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  • Writer's pictureMegan Willing

IoT Versus IIoT: What’s the Difference?

Updated: Sep 1, 2022

In our day-to-day life we communicate, work alongside and collaborate with others. Collaboration and communication can occur, not only between people, but also machines. Industrial Internet of Things or IIoT is a series of machines that are connected through a system of communication devices. They communicate with each other while collecting and organizing information to be analyzed later. In this blog post we will be going in depth about this and how it can help companies improve.

You might have heard about IoT before, but what's the difference between that and IIot? According to Merriam-Webster Dictionary, Internet of Things is defined as “the networking capability that allows information to be sent and received from objects and devices (such as fixtures and kitchen appliances) using the internet.” The majority of the people around the world today have devices throughout their homes. This includes Smart TVs, phones, tablets, wireless earbuds, smart watches, computers, etc. All of these devices have the ability to connect to each other. For example you can stream something from your phone onto your TV. IIoT is similar, but in the industrial setting.

Although IoT and IIoT are helpful there are several risks or possible setbacks that could occur. The devices used could be prone to breaches in cybersecurity. The likelihood of this happening can be exacerbated by the use of machinery and software that are older or haven't been updated in a long time. Not having a plan in place or idea of how to solve any problems that could occur may also put you at risk. Other things that could put a company's security at risk include, the machine itself not being built with security in mind, and people working with new technology (Bajramovic,Gupta,Guo,Waedt, Bajramovic, 2019).

With IIoT, you may think that it only includes machinery, It includes the workers too. This topic may have been touched upon in one of our previous blog posts. Industry 5.0 talks about humans and machines working alongside each other - so does this. A paper from HMR Institute of Technology mentions what came before Industry 5.0, Industry 4.0.”IoT is for the trading sector and IIoT is for the Industrial sector. In the period of Industry 4.0, the next industrial revolution begins which is also known as the Industrial Internet of Things. It is considered that Industry 4.0 is part of the Fourth Industrial Revolution. Factories have machines with wireless connectivity and sensors which are attached to a system that can control the whole manufacturing line and make meaningful conclusions on its own in the Industry 4.0 (Himanshu, Sharma, Singh, 2020).

The information helps to direct workers in the right direction when it comes to figuring out how to better the company. There are several ways in which this information can be modeled or visualized. One of the ways is called Digital Twins, which allows you to see a digital simulation of what something could look like in person. According to IBM a digital Twin is “a virtual model designed to accurately reflect a physical object. The object being studied - for example, a wind turbine - is outfitted with various sensors related to vital functionality.”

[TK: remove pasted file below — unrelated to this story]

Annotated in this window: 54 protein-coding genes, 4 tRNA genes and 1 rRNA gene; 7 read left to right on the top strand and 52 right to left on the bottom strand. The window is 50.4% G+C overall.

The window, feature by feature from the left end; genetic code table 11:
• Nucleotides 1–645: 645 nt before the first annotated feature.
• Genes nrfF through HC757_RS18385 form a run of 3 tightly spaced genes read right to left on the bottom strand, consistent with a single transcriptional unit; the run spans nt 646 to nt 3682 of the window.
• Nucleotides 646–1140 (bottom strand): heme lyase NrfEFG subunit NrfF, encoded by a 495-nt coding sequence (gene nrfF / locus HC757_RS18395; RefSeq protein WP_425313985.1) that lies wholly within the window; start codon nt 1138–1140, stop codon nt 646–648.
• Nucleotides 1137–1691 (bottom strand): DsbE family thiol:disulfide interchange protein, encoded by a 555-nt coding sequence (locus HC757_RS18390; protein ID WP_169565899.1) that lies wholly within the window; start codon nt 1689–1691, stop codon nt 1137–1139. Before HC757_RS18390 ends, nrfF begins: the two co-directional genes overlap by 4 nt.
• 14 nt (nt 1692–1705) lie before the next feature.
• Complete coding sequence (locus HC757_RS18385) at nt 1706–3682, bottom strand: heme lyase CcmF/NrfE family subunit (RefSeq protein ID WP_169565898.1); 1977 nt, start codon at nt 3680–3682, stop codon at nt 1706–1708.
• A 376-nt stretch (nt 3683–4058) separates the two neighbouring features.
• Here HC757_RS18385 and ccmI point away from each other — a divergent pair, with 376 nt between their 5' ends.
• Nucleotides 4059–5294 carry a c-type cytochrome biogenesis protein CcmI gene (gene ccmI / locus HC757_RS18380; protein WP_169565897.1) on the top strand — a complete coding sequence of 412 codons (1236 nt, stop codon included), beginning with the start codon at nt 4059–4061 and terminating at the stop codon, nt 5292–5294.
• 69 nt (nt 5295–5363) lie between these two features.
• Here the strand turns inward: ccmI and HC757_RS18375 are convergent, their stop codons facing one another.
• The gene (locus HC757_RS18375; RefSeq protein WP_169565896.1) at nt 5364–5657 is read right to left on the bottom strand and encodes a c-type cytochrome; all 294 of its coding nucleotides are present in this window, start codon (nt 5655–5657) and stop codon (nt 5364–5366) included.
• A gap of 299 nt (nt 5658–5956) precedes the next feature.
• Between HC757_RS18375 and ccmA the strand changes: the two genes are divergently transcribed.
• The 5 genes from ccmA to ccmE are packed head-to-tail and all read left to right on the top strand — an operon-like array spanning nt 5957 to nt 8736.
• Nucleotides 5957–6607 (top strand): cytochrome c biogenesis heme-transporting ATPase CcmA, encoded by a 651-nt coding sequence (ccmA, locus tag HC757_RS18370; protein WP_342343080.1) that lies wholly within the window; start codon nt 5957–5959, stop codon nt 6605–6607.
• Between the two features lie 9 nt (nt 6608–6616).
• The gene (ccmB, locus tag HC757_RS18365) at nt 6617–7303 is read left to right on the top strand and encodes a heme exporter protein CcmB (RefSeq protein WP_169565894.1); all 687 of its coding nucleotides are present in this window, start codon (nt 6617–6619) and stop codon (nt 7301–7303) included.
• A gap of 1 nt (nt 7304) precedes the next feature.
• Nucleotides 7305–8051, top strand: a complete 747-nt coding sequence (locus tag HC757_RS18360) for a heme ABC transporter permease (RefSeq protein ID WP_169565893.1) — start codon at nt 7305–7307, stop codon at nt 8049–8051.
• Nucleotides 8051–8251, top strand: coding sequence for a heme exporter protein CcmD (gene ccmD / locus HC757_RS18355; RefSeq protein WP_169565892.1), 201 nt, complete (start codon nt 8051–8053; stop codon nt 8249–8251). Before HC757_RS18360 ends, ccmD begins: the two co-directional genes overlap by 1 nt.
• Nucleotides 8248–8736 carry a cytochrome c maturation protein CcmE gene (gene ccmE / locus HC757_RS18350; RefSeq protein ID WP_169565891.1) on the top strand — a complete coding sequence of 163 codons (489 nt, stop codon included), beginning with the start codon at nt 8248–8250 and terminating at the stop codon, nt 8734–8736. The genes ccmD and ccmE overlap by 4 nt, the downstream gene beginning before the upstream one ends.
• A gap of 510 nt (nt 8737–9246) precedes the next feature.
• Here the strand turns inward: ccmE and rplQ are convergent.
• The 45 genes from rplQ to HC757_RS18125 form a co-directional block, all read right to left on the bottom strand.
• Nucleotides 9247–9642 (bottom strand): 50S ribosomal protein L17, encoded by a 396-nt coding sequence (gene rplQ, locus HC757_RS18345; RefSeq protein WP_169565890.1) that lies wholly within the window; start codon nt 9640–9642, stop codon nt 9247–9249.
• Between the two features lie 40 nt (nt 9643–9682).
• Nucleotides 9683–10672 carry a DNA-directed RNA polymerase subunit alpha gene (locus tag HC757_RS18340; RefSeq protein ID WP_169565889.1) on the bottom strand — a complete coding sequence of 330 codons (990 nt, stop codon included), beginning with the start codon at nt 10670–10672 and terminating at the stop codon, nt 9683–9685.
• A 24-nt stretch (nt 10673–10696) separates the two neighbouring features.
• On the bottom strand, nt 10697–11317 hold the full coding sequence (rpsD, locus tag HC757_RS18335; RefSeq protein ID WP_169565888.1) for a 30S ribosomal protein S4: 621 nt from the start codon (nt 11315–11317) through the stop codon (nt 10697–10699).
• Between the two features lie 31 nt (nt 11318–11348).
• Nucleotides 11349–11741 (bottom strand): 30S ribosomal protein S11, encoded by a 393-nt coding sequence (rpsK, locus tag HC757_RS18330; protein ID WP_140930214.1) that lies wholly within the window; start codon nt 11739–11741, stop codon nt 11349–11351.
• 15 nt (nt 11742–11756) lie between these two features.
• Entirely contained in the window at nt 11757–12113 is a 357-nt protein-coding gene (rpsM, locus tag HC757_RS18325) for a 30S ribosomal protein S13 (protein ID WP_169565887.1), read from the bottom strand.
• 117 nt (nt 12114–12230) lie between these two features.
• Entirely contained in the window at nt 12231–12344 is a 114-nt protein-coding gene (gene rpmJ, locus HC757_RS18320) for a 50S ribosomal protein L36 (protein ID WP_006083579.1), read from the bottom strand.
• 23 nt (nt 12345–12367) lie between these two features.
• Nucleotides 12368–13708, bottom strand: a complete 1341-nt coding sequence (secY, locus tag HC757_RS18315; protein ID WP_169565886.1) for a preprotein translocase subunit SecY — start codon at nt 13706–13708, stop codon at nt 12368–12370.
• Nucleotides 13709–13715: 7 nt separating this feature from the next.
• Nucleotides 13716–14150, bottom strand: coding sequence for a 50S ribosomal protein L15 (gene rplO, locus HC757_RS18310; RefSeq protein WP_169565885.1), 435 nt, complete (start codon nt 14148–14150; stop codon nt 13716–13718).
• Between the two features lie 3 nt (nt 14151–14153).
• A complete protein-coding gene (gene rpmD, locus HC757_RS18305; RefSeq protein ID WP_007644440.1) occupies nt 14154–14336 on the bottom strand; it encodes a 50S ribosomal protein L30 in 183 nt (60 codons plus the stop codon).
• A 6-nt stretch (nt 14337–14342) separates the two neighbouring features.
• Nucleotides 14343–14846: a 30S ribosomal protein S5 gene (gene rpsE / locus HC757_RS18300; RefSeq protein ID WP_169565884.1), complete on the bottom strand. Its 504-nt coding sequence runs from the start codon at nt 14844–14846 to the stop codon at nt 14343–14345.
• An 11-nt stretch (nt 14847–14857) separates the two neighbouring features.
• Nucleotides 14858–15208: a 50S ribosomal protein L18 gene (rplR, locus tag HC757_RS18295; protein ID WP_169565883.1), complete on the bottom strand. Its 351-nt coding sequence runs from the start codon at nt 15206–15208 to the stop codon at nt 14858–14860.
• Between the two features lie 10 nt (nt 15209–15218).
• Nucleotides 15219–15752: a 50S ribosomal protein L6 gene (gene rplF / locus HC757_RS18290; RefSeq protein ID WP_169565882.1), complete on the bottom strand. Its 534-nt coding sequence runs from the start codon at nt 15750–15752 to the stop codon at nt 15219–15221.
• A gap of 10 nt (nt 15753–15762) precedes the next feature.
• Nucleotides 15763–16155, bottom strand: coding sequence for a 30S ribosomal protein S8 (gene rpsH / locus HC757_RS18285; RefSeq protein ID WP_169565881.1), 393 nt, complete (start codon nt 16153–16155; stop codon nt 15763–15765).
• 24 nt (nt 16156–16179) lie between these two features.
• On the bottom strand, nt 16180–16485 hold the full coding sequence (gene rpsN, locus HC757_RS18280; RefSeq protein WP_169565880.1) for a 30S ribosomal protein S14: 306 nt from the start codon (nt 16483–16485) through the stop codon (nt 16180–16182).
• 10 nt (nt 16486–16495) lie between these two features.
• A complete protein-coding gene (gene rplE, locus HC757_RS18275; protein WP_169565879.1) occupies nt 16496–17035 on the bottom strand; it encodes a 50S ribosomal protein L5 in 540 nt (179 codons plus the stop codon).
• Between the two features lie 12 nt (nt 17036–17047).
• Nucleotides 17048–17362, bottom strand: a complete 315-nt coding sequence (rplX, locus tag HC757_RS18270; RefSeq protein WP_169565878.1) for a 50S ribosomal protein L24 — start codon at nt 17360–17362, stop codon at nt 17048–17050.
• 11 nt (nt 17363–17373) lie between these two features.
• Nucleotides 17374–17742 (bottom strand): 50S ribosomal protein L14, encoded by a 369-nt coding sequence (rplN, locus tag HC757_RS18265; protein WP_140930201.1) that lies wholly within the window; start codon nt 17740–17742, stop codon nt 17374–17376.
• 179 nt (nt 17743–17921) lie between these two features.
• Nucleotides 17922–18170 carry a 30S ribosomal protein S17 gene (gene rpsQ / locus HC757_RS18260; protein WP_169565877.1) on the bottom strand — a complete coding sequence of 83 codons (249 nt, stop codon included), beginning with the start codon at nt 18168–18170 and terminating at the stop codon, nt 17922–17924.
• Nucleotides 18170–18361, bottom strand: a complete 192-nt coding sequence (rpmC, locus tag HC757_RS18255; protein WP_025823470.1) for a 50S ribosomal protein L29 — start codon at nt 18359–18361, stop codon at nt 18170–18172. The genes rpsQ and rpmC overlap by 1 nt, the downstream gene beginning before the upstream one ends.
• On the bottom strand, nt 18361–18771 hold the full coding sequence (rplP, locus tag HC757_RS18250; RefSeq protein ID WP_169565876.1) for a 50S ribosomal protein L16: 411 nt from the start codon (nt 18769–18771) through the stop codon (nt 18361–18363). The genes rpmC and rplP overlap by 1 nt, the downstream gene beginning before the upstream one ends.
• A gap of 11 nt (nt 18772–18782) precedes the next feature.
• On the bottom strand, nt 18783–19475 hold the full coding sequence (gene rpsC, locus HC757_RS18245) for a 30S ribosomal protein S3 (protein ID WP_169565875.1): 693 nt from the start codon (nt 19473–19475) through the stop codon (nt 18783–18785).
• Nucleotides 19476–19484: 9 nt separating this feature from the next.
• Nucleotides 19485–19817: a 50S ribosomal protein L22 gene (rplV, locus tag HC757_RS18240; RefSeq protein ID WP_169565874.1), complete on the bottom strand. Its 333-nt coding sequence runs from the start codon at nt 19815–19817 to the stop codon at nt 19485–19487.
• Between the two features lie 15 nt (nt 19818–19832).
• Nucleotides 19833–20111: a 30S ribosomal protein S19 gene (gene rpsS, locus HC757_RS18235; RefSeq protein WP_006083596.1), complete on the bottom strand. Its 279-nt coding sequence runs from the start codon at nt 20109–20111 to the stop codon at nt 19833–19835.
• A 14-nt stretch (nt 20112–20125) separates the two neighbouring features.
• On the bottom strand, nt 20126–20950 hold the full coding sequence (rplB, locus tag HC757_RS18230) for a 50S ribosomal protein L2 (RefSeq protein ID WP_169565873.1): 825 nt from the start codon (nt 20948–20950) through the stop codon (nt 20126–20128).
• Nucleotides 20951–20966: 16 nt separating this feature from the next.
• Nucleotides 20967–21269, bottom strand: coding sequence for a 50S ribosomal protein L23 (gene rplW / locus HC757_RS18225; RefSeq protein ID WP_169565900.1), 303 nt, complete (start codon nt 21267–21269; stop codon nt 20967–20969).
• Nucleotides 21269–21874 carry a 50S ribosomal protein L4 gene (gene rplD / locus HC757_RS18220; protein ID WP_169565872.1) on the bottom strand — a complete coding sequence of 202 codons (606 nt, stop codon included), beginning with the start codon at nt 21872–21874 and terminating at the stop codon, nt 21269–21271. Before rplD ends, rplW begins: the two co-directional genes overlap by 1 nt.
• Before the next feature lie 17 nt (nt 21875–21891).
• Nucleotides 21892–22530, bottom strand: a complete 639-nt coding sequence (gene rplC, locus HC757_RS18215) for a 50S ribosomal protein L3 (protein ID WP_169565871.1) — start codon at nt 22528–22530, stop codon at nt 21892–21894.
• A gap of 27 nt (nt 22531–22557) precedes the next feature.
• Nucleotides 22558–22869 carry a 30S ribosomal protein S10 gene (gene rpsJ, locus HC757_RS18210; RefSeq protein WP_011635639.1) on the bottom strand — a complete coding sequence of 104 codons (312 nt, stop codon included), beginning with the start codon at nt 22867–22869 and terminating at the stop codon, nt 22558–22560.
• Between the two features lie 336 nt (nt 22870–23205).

In manufacturing you can see what a specific step in the process may look like. If part of the process includes melting plastic, a simulation of the machine used to do so can be simulated. Workers can see if there are any flaws to the machine itself or the process as a whole.

Using IoT/IIoT in business, does not only affect the production process but also how the business runs as a whole.This includes the business model, how will profit be brought in? Making the job more efficient can bring value in all aspects of the business. According to an article from Forbes that was released in 2018 that quoted The Harvard Business Review, “to take advantage of new cloud-based opportunities today’s companies will need to fundamentally rethink their orthodoxies about value creation and value capture.”

As discussed in this blog post, there are many positives in implementing IIoT. You should know what your overall plan is and what needs to be done in order to properly use this technology. The future of manufacturing is changing, as more people bring it into their businesses.


Abuhasel, K., & Khan, M. A. (n.d.). (publication). A Secure Industrial Internet of Things (IIoT) Framework for Resource Management in Smart Manufacturing (Vol. 8). IEEE Access.

Bajramovic, E., Gupta , D., Guo, Y., Waedt K. & Bajramovic, A. (2019). (publication). Security Challenges and Best Practices for IIoT. Retrieved August 31, 2022, from

Himanshu , Sharma, N., & Singh, D. R. (n.d.). (publication). Evolution of IoT to IIoT: Applications and Challenges. Retrieved August 31, 2022, from

International Business Machines. (n.d.). What is a digital twin? IBM. Retrieved August 31, 2022, from

Parris, C. (n.d.). What is the Industrial Internet of Things (IIOT)? Everything you need to know about IIoT | GE Digital. Retrieved August 31, 2022, from

Merriam-Webster. (n.d.). Internet of things definition & meaning. Merriam-Webster. Retrieved August 31, 2022, from

TECHSLANG. (2022, February 4). Industrial IoT (IIoT) and Cybersecurity: Challenges and Prospects . Retrieved August 31, 2022, from

Team, I. (2018, October 4). Forbes Insights: How IOT is spawning better business models. Forbes. Retrieved August 31, 2022, from

Viorel, P., & Burton, J. (2022, May 26). Top 3 industrial IOT business models. IIoT World. Retrieved August 31, 2022, from

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